After the release of the Access Hollywood tape in which Trump is heard bragging about sexual assault, a flood of Republicans condemned what he said, and many decided they could no longer support his candidacy. That raised an interesting question for a lot of people. Where had these Republicans been when Trump accused our first African American president of not being a U.S. citizen? Where had they been when he called Mexicans “rapists and drug dealers” or when he questioned the qualifications of a federal judge due to his Mexican heritage? Where had they been when he insulted a Gold Star family, or war veterans, or the disabled? Jamelle Bouie offers this explanation:
Republicans didn’t say anything because Trump wasn’t attacking Republicans. The ground didn’t shift for the GOP nominee until he did. His “grab them by the pussy” comments don’t just threaten his own bid at the White House; they threaten the whole Republican political apparatus. They undermine party enthusiasm. They give millions of Republican-voting women a reason to stay home. And what happens if they do? Suddenly, the House and Senate are at risk. Suddenly, Paul Ryan and Mitch McConnell are leaders of a minority party.
There is a lot to be said for that. But Rebecca Traister has a point as well.
Bouie’s conclusion about white nationalism is surely correct, but it’s also true that this is no moralistic, or strategic, line in the sand that Trump just crossed. He’s been directing a share of his ire at white women — including conservative favorite Megyn Kelly — from the start without getting this much blowback.
Traister reminds us of the history of many of these Republicans in Congress when it comes to supporting women. I want to zero in on one item from 2011. House Speaker Paul Ryan—who has said he will no longer campaign for Trump because of what he said on that tape—was a sponsor of the “No Taxpayer Funding for Abortion Act” (H.R. 3) which, in addition to defunding Planned Parenthood, attempted to redefine rape. As background, since 1976, the Hyde Amendment has denied federal funding for abortions—except in the case of rape or incest.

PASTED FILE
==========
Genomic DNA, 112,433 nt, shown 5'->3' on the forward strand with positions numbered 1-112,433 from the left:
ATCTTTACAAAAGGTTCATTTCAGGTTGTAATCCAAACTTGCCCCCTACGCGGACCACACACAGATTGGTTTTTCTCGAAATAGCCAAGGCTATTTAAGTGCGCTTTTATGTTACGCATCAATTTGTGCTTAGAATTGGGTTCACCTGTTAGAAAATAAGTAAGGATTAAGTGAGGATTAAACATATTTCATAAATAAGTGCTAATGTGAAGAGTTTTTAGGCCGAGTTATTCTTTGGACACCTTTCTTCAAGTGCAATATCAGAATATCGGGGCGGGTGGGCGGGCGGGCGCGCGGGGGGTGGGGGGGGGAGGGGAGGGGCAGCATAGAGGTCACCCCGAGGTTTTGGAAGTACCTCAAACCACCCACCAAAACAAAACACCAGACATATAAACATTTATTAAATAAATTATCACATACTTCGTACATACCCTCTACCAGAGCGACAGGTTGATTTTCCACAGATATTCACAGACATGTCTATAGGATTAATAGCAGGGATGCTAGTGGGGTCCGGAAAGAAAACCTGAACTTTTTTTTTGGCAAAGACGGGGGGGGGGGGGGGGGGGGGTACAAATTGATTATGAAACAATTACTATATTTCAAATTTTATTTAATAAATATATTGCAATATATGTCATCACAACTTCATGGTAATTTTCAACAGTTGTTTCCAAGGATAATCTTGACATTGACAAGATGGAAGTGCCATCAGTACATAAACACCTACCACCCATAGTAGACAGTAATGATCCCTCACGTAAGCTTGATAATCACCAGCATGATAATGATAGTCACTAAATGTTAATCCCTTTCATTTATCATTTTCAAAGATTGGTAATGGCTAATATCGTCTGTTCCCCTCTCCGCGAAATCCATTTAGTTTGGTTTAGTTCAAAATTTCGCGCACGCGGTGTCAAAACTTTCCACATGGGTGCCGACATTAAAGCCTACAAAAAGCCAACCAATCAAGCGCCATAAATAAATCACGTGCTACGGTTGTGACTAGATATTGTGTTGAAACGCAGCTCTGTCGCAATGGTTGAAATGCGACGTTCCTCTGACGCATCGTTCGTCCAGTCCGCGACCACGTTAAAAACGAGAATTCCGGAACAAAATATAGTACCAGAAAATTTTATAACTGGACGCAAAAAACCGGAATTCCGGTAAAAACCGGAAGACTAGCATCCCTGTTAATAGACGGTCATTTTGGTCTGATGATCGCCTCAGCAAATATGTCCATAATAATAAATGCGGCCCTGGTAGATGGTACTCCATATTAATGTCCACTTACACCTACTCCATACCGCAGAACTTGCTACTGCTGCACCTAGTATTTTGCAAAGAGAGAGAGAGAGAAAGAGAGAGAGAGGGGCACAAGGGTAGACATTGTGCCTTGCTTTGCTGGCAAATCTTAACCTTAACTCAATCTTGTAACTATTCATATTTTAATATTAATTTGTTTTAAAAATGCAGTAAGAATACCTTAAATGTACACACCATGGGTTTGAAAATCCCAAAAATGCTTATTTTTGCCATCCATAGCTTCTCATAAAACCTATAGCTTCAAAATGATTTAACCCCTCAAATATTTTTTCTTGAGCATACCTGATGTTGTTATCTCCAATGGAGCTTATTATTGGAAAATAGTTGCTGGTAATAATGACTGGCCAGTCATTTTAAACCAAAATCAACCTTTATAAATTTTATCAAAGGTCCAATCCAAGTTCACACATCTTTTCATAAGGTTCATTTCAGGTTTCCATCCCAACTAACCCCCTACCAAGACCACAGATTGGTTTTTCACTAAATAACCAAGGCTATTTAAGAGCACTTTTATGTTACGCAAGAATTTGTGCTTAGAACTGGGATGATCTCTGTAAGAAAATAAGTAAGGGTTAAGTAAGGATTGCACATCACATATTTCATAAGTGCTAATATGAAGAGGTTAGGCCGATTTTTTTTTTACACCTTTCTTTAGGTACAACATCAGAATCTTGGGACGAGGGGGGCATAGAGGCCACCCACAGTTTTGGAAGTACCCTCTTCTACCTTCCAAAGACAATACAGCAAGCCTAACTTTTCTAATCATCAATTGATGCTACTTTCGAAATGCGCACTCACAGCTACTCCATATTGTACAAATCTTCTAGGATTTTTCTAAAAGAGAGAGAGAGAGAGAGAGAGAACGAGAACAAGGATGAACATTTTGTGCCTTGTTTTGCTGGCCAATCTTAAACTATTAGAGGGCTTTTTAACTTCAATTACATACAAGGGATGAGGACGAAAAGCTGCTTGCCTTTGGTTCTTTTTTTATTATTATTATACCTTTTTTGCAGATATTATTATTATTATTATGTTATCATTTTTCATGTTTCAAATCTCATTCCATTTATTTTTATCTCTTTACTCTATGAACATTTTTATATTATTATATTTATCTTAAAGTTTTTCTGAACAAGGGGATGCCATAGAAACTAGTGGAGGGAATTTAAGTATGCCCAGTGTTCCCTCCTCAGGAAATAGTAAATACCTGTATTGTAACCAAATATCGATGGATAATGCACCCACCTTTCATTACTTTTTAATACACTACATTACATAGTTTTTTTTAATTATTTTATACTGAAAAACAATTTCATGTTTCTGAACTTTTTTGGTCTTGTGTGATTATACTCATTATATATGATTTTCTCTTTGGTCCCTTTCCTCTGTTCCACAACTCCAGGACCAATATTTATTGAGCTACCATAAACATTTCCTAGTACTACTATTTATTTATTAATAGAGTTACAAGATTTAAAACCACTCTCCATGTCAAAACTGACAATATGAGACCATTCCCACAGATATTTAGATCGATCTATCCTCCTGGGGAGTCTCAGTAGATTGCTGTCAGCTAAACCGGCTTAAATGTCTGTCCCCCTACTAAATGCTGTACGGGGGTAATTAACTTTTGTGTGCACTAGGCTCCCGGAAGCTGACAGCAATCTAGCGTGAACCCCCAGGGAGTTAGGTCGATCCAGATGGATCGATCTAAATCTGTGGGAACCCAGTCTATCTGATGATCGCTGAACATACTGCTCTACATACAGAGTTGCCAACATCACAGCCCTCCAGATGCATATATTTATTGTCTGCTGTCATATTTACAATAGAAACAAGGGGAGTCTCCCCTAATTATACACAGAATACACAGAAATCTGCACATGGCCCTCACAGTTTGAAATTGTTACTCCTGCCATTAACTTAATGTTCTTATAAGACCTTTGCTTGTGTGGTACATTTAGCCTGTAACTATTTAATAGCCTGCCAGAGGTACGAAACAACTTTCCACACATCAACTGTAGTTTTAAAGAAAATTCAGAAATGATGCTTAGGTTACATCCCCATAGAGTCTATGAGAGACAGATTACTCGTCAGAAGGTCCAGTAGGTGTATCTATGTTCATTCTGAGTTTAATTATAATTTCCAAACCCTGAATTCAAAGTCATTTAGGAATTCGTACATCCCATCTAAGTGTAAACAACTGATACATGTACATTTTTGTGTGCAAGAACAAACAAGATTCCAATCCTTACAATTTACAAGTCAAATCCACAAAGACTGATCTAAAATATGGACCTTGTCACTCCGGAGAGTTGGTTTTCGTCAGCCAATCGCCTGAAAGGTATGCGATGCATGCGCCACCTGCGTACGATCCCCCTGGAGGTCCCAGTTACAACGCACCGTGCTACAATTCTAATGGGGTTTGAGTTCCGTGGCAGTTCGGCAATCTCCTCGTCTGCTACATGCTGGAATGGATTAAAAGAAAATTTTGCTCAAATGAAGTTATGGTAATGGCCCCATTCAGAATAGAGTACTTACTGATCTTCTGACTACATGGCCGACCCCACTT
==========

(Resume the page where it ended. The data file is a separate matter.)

Under H.R. 3, only victims of “forcible rape” would qualify for federally funded abortions. Victims of statutory rape—say, a 13-year-old girl impregnated by a 30-year-old man—would be on their own. So would victims of incest if they’re over 18. And while “forcible rape” isn’t defined in the criminal code, the addition of the adjective seems certain to exclude acts of rape that don’t involve overt violence—say, cases where a woman is drugged or has a limited mental capacity. “It’s basically putting more restrictions on what was defined historically as rape,” says Keenan.
The distinction here is important to keep in mind: if a woman isn’t “forcibly” raped (whatever that means), she hasn’t really been raped. In other words, “no” doesn’t really mean “no” unless there is force involved. The whole concept of consent goes out the window. That bill received 173 Republican co-sponsors in 2011. Many of the people who condemned Trump’s bragging about sexual assault supported that bill.
Traister zeroes in on the words some of these Republicans used to condemn Trump as a way of demonstrating the connection.
“Women are to be championed and revered,” said Ryan, making women sound like quailing damsels or icy goddesses, but not actual humans. Mitch McConnell expressed his disapproval as “the father of three daughters,” while Pence said in a statement that he was offended “as a husband and a father” and Romney railed that Trump’s comments “demean our wives and daughters.” Here is their apprehension of women: They are discernible as worthy of respect only as extensions of male identity — as wives, daughters, their recognizable subsidiaries.
This is the classic Madonna view of “our” women (as in the Madonna/Whore Complex). They are possessions to be “championed and revered.” But as we see with their support of H.R.3, when they are defiled, they get no such support. They’re on their own.
Traister does a wonderful job of connecting the dots between these two views of women.
The worldview that Trump has affirmed over and over and over again, during decades in the public eye, is one in which women are show horses, sexual trophies, and baby machines, and, therefore, their agency, consent, and participation don’t matter. Misogyny isn’t always contained within or proven by a single instance of crowing about nonconsensual kissing; it’s communicated via a far larger web of attitudes about women as subsidiary objects, as having solely erotic or aesthetic value, as existing only in relationship to men.
Sometimes that worldview is expressed by a man who thinks his fame gives him the right to grab a woman by the vagina, but calls for the death penalty when he thinks black men have defiled a white women. Sometimes it is expressed by narrowing the definition of rape. But it also expressed by men who put women on pedestals as possessions to be revered, but robbed of their own agency.